Bill Chappell -- SunTrust -- Analyst

It is. Last one for me just, US consumer, I mean, the cereal business was very strong performance. You did say that there was little more promotional or more activity this quarter. But, I mean, is there any reason that this should revert back to kind of flat growth over the next few quarters or it seems like it's in a pretty good place.

Robert V. Vitale -- President and Chief Executive Officer

Well, I think both of those statements are true. It is in a good place, but we don't -- we don't want to plan to this kind of growth in a category that is essentially down low-single digits. So I think we did benefit from the heavier trades that we would not expect to be repeating at least at the same level through the balance of the year. So we are not planning within our guidance, continued growth at that level in cereal. We are looking at it more of a flattish business as we all hope.

Bill Chappell -- SunTrust -- Analyst

Got it. Thank you.

Robert V. Vitale -- President and Chief Executive Officer

Thank you.

Operator

Your next question comes from the line of John Baumgartner of Wells Fargo.

John Baumgartner -- Wells Fargo -- Analyst

Good morning. Thanks for the question.

Robert V. Vitale -- President and Chief Executive Officer

Hey, John.

John Baumgartner -- Wells Fargo -- Analyst

Rob, just wanted to stick with Consumer Brands, and I mean, obviously clearly very strong growth. And just to expand on your comments to Andrew about the slope in '19. How are you thinking about the incremental growth in the licensed brands in building new distribution? Because from what we can see in Nielsen, I mean, the ACVs and the Mondelez portfolio are still far below your legacy business, and now you're also layering on the host SSKU (ph). So just any context there would be helpful.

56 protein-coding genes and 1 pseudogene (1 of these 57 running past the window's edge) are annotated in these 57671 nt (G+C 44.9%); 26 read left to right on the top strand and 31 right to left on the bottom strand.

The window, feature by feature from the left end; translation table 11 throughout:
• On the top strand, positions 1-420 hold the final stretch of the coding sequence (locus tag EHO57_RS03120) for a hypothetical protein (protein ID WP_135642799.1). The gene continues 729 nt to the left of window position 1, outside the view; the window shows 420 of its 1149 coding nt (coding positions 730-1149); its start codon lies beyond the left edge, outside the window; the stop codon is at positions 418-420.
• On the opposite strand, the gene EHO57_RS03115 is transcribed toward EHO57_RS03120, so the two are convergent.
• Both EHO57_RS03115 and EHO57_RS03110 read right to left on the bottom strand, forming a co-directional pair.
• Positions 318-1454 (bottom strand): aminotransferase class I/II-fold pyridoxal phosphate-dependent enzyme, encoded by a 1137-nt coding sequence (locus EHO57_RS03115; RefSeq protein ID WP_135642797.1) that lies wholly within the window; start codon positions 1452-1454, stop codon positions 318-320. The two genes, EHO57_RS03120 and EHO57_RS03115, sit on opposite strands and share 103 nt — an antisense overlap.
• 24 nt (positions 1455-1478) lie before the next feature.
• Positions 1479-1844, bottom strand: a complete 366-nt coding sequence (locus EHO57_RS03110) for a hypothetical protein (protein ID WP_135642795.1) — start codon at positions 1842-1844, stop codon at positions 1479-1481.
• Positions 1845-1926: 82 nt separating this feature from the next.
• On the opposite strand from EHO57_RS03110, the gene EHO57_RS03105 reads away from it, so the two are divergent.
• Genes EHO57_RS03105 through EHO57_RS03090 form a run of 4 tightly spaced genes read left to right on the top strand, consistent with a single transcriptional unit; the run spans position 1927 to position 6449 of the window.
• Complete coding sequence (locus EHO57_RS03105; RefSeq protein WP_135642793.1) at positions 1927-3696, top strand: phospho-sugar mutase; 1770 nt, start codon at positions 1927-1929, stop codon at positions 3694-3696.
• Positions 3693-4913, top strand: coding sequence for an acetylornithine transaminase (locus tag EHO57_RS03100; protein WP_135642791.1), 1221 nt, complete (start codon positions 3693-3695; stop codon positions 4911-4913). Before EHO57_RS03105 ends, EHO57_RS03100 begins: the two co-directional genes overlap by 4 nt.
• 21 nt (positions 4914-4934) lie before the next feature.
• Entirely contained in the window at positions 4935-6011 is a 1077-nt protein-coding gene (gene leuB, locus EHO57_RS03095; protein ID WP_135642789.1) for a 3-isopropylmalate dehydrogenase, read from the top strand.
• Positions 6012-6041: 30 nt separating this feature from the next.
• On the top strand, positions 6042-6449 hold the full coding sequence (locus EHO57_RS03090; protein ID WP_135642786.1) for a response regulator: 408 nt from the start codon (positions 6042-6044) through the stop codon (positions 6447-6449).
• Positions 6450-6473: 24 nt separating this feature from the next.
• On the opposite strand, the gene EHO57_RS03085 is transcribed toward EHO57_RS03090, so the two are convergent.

Robert V. Vitale -- President and Chief Executive Officer

Yeah, both are -- in both businesses, we start with a anchor customer who has a bit of a exclusivity. And then once that exclusivity period runs, the ACV builds and we're in that ACV build period with OREO and Sour Patch is lagging that by probably a year or so. So I think they're both ACV and consumption opportunities in each brand, each brand are doing well. There is likely to be some interaction between the two that may cannibalize. But right now, both appear to be promising in both distribution growth and in velocity.

John Baumgartner -- Wells Fargo -- Analyst

Okay. And then on the foodservice segment, just maybe bigger picture question. In terms of how you think about the business scaling, building it out going forward, I mean, to the extent that you do or would engage in a further M&A. I mean, what shape do you envision that taking in terms of new categories or how confident are you that you can source assets in that kind of sub 10 times preferred level? And how do you think about synergy capture with any deals in that space going forward?

Robert V. Vitale -- President and Chief Executive Officer

Well, it's a highly situational answer to that question. I think that we have a terrific business model aimed at taking labor out of our operators' channels by moving up the value added chain and currently two commodities and there's probably opportunity to do another commodities. We are so strong and well positioned in the category that the bar for M&A is higher. So whereas, we have more consumer and secular challenges in the cereal and we want cereal to be positioned well to be an acquirer of a number of assets that we think will help supplement some challenges there.